place the property with a court and then permits parties with an interest in the property to ask a court to resolve who has the right to the property. On the other hand, Rule 24 allows nonparties to ensure their interests in the merits of the case are not "adversely affected by litigation conducted without their participation." Stallworth v. Monsanto Co., 558 F.2d 257, 265 (5th Cir. 1977); see also Buckner v. Schaefer, 14 F.3d 593, *1 (4th Cir. 1993) (Table) (per curiam) (noting that an important purpose of Rule 24 is the "protection of nonparties from adverse judgments entered in their absence"). When a nonparty is denied intervention, it loses its ability to protect its interest in the merits of the litigation, and that ability can only be restored by a successful, immediate appeal. Here, the arbitration focused on whether Devon Park wrongly withheld the Proceeds from a limited partner under the terms of the LP Agreement. Deutsche Bank was not a party to that agreement and thus any ruling would not have resulted in an "adverse judgment" against it. While the award may have an impact on Deutsche Bank's collection efforts, that is not equivalent to an adverse judgment. Thus, the purpose of Rule 24 and the reasons why an order denying intervention is immediately appealable are not...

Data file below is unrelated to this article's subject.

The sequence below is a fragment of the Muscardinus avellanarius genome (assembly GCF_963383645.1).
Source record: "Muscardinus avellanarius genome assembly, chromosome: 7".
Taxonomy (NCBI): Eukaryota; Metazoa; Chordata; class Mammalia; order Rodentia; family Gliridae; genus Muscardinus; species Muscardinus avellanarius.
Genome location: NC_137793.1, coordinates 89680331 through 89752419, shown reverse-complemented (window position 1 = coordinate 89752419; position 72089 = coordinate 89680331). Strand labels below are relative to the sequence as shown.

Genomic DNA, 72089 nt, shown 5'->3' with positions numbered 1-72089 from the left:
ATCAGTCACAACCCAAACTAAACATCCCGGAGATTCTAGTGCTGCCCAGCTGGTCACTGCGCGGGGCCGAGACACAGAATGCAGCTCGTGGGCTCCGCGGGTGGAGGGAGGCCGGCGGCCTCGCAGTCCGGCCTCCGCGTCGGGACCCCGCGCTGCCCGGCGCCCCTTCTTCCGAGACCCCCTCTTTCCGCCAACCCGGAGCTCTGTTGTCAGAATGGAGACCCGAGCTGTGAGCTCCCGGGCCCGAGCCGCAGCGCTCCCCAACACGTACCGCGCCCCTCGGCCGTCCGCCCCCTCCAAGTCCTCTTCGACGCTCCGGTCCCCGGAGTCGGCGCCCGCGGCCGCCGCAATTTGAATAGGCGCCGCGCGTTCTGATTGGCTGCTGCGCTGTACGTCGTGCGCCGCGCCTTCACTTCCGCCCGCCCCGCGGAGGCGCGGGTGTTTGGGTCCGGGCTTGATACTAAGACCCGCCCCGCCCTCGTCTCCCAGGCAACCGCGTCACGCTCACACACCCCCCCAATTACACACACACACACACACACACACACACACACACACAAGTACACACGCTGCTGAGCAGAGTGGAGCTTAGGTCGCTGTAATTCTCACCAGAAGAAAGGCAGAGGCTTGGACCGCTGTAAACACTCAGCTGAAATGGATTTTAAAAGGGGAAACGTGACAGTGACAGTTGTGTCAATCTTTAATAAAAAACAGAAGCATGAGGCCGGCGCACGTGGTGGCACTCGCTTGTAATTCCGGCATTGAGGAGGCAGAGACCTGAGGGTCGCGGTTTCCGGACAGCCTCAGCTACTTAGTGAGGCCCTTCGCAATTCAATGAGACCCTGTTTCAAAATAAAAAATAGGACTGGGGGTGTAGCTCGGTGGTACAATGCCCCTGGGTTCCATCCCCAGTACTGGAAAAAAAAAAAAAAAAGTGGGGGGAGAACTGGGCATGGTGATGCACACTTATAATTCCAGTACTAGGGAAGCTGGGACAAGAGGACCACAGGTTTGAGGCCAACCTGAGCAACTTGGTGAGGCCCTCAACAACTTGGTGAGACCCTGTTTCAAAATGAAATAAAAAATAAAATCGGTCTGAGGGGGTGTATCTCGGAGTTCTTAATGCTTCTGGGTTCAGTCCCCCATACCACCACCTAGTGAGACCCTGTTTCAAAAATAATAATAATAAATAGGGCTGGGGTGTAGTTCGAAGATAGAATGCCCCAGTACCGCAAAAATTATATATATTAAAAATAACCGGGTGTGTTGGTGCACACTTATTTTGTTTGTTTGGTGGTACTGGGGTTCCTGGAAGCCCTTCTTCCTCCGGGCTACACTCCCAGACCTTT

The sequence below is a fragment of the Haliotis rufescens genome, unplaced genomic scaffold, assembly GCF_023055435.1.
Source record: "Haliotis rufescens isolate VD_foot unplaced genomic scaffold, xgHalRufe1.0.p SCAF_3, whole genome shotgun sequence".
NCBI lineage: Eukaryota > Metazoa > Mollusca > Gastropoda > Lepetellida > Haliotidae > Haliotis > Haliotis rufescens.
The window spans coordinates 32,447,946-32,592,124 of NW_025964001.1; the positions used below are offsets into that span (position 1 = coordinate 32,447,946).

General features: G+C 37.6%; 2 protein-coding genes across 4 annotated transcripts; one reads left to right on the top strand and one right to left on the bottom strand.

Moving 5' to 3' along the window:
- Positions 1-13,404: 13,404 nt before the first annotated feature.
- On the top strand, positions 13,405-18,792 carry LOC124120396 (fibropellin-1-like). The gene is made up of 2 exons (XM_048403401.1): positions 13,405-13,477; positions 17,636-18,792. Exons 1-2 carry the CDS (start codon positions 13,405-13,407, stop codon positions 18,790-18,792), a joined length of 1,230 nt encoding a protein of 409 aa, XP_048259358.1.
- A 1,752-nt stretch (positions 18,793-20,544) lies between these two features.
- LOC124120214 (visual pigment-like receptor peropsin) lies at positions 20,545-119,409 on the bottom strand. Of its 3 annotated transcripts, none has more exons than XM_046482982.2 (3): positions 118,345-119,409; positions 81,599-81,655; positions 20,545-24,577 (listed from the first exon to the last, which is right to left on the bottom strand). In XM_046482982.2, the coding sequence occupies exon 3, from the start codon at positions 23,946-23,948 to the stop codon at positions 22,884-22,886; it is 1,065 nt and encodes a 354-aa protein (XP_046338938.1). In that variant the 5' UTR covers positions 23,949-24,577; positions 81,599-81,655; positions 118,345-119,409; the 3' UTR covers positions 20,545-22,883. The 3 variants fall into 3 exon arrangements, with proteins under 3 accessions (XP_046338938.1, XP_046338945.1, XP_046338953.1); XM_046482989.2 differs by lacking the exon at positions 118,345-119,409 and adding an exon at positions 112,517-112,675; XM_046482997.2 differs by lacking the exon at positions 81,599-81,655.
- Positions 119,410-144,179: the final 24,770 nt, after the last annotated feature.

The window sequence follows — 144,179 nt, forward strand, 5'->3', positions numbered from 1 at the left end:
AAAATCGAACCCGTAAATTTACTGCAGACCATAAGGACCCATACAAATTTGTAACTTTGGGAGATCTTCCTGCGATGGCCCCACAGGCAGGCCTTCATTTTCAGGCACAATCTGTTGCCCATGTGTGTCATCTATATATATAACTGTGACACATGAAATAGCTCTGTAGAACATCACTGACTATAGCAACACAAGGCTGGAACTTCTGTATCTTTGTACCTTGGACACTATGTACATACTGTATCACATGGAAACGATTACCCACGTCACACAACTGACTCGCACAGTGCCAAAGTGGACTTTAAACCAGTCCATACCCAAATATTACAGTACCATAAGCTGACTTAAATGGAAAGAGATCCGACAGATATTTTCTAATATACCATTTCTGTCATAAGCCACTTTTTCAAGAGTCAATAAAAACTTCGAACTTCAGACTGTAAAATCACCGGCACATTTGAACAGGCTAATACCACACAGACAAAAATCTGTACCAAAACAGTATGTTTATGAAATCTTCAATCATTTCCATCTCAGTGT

To continue reading

Request your trial

VLEX uses login cookies to provide you with a better browsing experience. If you click on 'Accept' or continue browsing this site we consider that you accept our cookie policy. ACCEPT